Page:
The British seaside has been busy reinventing itself with the help of commercial investments, boutique hotels and (fingers crossed!) sunshine.
But what about in winter or when the rain is pounding down? Here are our top 10 beach resorts that are just as fun when the weather's grim.
In summer Blackpool may be full of stags and hens, sugar coated food and screaming roller coasters. But as autumn sets in, brash and wild becomes brisk and mild on a fairy-lit promenade. If the weather's bad you can explore the watery depths of Sandcastle Waterpark and Sea Life Aquarium. You can see if you'd make the Strictly Come Dancing grade by waltzing around the ballroom at Blackpool Tower where the crimson and gold circus and the comedy carpet outside also bring a smile. If you prefer misery then do the Dungeon. Save on multiple attractions with a Resort Pass.
Llandudno is all about Victorian charm. And Britain's only working funicular tramway - up the Great Orme- is a real trip back in time. The bus around the bay is vintage and an Alice in Wonderland trail takes you directly back to your childhood. But it also has some modern thrills. Whilst on the Orme we strapped on skis and flew down the hillside before blasting over a quarry on the fastest zip wire in the Northern Hemisphere at Zipworld in nearby Bethesda.
Seven golden miles of beach make Bournemouth worth visiting whatever the weather. But if it's bleak you can always rent a beach hut and snuggle up till the weather changes. Some of the huts are luxury, but most come with a minimum of stove and deck chair. You can actually rent the oldest beach hut in Britain, installed in 1909, at a time when putting on your Speedos just couldn't be done in public.
One of the most atmospheric experiences you can have on the British coast is standing amongst the artist Anthony Gormley's replicas on Crosby Beach. They change with the tide. They change with the weather. And they change with the years. Each time I have visited 'Another Place' those eerie statues have drawn me into their silent world. Crosby is a short hop from Liverpool, so you can combine a visit with a weekend break in the city.
For an overview of the area's beaches walk the Pembrokeshire Coast Path; a treasure trail of limestone cliffs, sandstone bays, deep valleys and pretty villages. But if you have teenagers you might prefer to descend to the beach and ride some of the best surf in Wales.
This Cornish town north of Penzance boasts The Tate and the Barbara Hepworth Museum and Sculpture Garden. It has a nursery rhyme named after it. It has beaches made for sandcastles. The Eden Project is less than an hour's drive, with Paradise Park, the National Seal Sanctuary and Geevor Tin Mine even closer. Oh, and this is Cornwall so it has pasties. What more do you want?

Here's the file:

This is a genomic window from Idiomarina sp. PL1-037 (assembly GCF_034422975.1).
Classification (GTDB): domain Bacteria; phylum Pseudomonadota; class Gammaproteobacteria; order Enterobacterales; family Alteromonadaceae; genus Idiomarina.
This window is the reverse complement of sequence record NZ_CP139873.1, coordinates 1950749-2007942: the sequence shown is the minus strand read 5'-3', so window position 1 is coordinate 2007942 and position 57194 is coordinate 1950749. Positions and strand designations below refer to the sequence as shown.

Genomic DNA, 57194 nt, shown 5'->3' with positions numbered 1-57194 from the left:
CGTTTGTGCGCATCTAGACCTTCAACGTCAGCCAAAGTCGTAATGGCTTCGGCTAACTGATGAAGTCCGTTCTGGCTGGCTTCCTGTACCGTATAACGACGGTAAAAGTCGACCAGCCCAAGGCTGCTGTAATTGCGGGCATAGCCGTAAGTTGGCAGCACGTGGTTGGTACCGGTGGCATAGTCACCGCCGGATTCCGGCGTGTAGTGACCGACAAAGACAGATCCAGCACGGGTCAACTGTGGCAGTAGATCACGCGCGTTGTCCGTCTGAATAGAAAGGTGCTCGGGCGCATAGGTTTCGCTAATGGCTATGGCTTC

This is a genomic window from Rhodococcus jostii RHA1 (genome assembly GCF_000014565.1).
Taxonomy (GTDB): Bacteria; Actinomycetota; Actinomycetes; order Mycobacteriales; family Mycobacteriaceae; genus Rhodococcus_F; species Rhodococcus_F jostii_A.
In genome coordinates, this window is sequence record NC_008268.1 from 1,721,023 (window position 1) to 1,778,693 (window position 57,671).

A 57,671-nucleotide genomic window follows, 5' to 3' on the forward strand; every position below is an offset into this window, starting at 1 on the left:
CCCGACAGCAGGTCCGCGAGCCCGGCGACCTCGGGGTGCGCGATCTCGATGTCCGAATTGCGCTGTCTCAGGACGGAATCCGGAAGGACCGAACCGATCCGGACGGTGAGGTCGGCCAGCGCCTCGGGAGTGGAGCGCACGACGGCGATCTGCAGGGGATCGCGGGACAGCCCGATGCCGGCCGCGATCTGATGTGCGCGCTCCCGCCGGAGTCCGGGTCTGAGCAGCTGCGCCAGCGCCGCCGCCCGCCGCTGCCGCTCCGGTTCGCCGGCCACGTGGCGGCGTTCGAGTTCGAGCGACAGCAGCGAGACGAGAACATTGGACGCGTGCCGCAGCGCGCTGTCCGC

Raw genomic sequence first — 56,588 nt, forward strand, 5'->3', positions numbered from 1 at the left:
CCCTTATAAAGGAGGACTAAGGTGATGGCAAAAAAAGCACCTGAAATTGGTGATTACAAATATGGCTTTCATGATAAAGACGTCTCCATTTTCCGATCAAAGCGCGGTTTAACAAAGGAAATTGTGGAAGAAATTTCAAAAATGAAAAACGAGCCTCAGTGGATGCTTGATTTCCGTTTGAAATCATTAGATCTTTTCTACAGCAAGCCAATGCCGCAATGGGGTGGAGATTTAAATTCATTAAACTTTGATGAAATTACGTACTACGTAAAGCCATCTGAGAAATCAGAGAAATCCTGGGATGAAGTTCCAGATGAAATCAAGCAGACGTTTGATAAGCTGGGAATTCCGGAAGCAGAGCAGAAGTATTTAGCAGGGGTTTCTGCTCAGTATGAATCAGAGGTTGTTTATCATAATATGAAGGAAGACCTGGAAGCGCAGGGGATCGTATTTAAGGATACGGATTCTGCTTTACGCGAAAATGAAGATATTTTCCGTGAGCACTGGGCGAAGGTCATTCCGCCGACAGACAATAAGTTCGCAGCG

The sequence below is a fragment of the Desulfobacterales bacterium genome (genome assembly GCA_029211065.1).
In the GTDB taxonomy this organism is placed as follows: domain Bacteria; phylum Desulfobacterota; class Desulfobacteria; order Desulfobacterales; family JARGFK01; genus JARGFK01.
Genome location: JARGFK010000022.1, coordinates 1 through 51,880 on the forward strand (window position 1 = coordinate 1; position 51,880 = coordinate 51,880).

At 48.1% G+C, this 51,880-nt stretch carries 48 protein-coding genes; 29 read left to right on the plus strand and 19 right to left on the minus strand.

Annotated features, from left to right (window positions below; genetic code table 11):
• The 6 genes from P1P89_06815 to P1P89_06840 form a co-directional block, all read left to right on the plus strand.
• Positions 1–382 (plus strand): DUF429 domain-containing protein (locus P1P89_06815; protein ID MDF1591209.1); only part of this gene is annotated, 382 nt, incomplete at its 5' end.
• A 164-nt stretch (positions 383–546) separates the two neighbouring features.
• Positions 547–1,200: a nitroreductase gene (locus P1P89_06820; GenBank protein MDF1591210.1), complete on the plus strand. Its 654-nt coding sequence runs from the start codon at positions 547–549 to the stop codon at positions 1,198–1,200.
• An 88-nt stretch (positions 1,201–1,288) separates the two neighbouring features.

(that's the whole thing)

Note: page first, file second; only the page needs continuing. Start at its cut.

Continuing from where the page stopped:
Although you're in Devon, the palm trees make you feel like you're in LA (if you shut your eyes and squint a little) and the beaches are world class. If there ever was a typical Great British seaside then this sandy jewel on the 'English Riviera' would qualify. Young detectives can do the Agatha Christie mile, although you may have to explain to them who she was!
As yet another Dracula remake (this time by Universal Pictures) enters post production for the big screen, you can visit scenes populated by the legendary character in the original novel. But while Dracula wasn't big on family fun, you can relax and enjoy this beautiful Yorkshire beach resort. Start by taking a hike up nearly 200 stone steps for a heady cliff top walk. The stunning Robin Hood's Bay five miles south of Whitby is also worth a visit.
Talking of cliffs, stand under the white ones made famous by the song and you'll be blown away by their beauty. Not literally, although if you fancy some adrenaline you could always go wind surfing in the harbour. Or you can sit on the beach and watch the legions of swimmers training for their cross channel challenge. Be brave and take a wintery dip yourself? You are at the seaside after all.
This Lancashire resort doesn't make a lot of top 10 lists but it's one to watch as it's slowly smartening up its act. One of its most famous sons; style guru Wayne Hemingway occasionally lends a hand with events and The Midland Hotel has been refurbished to its former art deco glory. The long promenade is perfect for family bike rides, with a stop for pictures with 'Eric.' And on a good day you get a great view of the English Lakes.